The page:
Yuriy Gorodnichenko wants you to know that he appreciates the irony of his paper on how political information spreads across Twitter becoming a victim of … how political information spreads across Twitter.
Gorodnichenko, a UC Berkeley economics professor, published a paper this month arguing that automated Twitter bots could have played a small but potentially influential role in the 2016 Brexit vote and 2016 U.S. presidential elections.
“Given the narrow margins of victories in each vote, bots’ effect was likely marginal but possibly large enough to affect the outcomes,” Gorodnichenko wrote, along with his co-authors Tho Pham and Oleksandr Talavera from Swansea University in the U.K.
The paper was picked up by Bloomberg on Monday, and from there it lit up Twitter. Users on the left pointed to the paper as proof that Russian-backed Twitter bots had elected Trump, while those on the right dismissed the paper entirely and journalists and some economists questioned the authors’ claim that bots swayed the election.
— Derek Cressman (@DerekCressman) May 21, 2018
This is just MADDENING! I to this day, don’t understand how our Intelligence agencies either #1 missed this completely #2 kept it from us #3 I don’t know what they hell happened but this SUCKS!! https://t.co/eAai2Pk7ud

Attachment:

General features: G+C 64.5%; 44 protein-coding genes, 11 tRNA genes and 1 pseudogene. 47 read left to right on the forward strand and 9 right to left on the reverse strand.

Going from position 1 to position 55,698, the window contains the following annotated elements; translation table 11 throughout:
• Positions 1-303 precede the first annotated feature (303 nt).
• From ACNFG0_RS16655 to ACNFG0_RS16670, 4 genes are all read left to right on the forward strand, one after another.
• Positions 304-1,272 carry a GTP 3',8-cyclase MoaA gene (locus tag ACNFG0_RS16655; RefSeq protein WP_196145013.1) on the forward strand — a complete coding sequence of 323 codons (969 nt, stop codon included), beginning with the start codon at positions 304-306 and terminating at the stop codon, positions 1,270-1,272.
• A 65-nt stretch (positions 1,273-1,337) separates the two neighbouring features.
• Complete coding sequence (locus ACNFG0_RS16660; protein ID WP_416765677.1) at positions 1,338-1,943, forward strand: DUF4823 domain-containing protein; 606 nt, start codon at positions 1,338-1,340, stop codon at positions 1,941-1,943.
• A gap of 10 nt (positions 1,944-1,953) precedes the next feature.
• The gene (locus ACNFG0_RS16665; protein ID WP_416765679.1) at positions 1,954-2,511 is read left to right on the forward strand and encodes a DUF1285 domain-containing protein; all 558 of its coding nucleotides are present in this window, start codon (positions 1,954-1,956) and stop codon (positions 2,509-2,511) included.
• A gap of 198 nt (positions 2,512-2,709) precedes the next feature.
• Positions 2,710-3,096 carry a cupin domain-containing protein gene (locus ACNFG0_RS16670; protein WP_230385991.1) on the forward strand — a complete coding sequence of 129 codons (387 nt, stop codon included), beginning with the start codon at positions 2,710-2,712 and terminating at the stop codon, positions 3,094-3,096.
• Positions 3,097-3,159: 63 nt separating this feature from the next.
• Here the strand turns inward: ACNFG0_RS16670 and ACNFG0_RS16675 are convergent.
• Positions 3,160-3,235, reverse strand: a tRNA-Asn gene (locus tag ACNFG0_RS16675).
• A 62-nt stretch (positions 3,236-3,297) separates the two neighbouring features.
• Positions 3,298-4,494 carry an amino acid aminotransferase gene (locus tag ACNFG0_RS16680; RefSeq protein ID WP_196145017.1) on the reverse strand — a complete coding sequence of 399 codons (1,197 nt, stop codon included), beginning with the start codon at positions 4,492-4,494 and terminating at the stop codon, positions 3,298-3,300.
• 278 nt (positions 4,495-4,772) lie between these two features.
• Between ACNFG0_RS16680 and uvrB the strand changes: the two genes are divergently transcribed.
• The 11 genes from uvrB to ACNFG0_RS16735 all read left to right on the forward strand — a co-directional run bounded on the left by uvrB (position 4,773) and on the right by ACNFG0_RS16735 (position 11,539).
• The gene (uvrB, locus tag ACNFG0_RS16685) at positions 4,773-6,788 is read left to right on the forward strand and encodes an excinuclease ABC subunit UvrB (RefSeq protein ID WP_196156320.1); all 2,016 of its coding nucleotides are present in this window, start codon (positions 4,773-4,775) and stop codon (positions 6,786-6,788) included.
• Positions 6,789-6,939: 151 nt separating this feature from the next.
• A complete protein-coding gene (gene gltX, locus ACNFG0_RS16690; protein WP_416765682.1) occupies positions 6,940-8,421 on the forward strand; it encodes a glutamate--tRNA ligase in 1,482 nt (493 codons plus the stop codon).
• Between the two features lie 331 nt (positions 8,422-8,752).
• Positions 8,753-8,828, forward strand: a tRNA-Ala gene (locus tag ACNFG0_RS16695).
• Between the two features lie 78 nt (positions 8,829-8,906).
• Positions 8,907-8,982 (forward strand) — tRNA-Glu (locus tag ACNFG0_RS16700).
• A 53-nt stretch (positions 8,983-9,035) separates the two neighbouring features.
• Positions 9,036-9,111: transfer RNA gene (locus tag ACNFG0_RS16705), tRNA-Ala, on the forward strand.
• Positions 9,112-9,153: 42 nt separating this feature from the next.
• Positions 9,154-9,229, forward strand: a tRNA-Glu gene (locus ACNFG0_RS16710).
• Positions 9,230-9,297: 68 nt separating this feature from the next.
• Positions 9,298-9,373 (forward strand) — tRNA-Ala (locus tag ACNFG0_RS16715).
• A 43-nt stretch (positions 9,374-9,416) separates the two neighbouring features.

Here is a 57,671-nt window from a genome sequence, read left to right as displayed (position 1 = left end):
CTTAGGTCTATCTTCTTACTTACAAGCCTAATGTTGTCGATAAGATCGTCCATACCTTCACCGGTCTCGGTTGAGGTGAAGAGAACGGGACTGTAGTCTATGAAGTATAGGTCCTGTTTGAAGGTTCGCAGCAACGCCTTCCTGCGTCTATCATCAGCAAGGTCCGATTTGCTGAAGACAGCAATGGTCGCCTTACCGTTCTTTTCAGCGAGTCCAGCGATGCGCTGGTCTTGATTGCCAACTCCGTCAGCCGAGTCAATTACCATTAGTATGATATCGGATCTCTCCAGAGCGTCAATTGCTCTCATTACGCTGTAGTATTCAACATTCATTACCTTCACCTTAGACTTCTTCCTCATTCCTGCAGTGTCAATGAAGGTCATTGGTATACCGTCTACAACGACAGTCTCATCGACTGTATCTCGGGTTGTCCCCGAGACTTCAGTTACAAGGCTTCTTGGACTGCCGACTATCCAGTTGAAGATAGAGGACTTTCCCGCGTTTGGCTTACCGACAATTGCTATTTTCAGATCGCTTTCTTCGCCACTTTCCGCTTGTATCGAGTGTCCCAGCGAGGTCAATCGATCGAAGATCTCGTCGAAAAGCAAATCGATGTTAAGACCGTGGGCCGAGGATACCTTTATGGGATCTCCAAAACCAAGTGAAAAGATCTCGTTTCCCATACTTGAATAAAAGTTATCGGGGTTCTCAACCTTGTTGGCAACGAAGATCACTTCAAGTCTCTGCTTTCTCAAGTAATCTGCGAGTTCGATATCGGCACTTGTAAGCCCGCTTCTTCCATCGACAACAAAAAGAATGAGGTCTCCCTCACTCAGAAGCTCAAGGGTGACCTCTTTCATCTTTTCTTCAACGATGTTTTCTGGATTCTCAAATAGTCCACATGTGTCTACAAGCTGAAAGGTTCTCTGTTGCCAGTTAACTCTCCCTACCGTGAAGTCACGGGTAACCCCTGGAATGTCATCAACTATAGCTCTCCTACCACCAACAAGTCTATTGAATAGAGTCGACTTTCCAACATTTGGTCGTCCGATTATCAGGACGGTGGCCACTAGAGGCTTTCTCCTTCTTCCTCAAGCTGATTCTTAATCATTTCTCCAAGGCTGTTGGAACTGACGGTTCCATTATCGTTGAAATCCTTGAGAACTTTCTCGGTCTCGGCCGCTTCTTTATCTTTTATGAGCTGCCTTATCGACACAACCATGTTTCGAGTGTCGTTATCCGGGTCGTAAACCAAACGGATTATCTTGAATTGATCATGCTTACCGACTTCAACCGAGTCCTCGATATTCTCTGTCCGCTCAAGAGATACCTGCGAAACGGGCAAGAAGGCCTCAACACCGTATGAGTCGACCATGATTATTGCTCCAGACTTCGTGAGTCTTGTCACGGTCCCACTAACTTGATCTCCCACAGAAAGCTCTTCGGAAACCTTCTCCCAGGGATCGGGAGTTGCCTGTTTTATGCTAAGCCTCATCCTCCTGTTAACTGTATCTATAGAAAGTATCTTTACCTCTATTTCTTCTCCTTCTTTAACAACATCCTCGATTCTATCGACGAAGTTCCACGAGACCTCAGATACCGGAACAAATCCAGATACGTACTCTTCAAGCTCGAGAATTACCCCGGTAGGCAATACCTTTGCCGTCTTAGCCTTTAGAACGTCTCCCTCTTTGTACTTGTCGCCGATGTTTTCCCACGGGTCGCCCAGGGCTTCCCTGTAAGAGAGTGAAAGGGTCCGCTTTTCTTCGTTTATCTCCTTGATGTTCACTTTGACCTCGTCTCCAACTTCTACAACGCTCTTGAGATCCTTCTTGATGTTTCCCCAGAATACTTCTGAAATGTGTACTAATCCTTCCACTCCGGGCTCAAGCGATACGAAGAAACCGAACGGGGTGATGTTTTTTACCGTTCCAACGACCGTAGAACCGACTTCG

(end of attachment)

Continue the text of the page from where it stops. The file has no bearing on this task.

— 🔥 FiredUpResistance #FBR 🔥 (@Vegas040805) May 22, 2018
The problem? That isn’t quite what the paper was arguing.
“In the paper, we never said something caused something,” Gorodnichenko said Friday after watching his research conclusions metastasize across Twitter all week. “We talk about association and predictive power, which isn’t causal.”
Instead, Gorodnichenko said he and his colleagues were trying to make a point that information posted on Twitter is spread and absorbed within about an hour, and often shared by the most ideologically polarized users. Bots work like jet fuel, helping spread headlines (real or not) more quickly, and by encouraging humans to be more extreme.
“We examined how quick the news cycle was on Twitter,” Gorodnichenko said. “Everybody who has something to say about an issue would say it within a few hours.”
That was true of his paper too.
“My lesson from this reaction was that there was something like an echo chamber for our research,” he said. “If you see X and you like X, you spread it, and if you don’t like X then you don’t spread it.”
The experience underlined why, Gorodnichenko argues, news consumption on social media needs to be studied in an academic, sober way. The next steps might include studying how information on Twitter actually influences opinions or sways elections.
“We see in the data that Twitter has predictive power, but how this works we don’t know,” he said. “We need to do more research. I think people under-appreciate the significance of new media in spreading information.”
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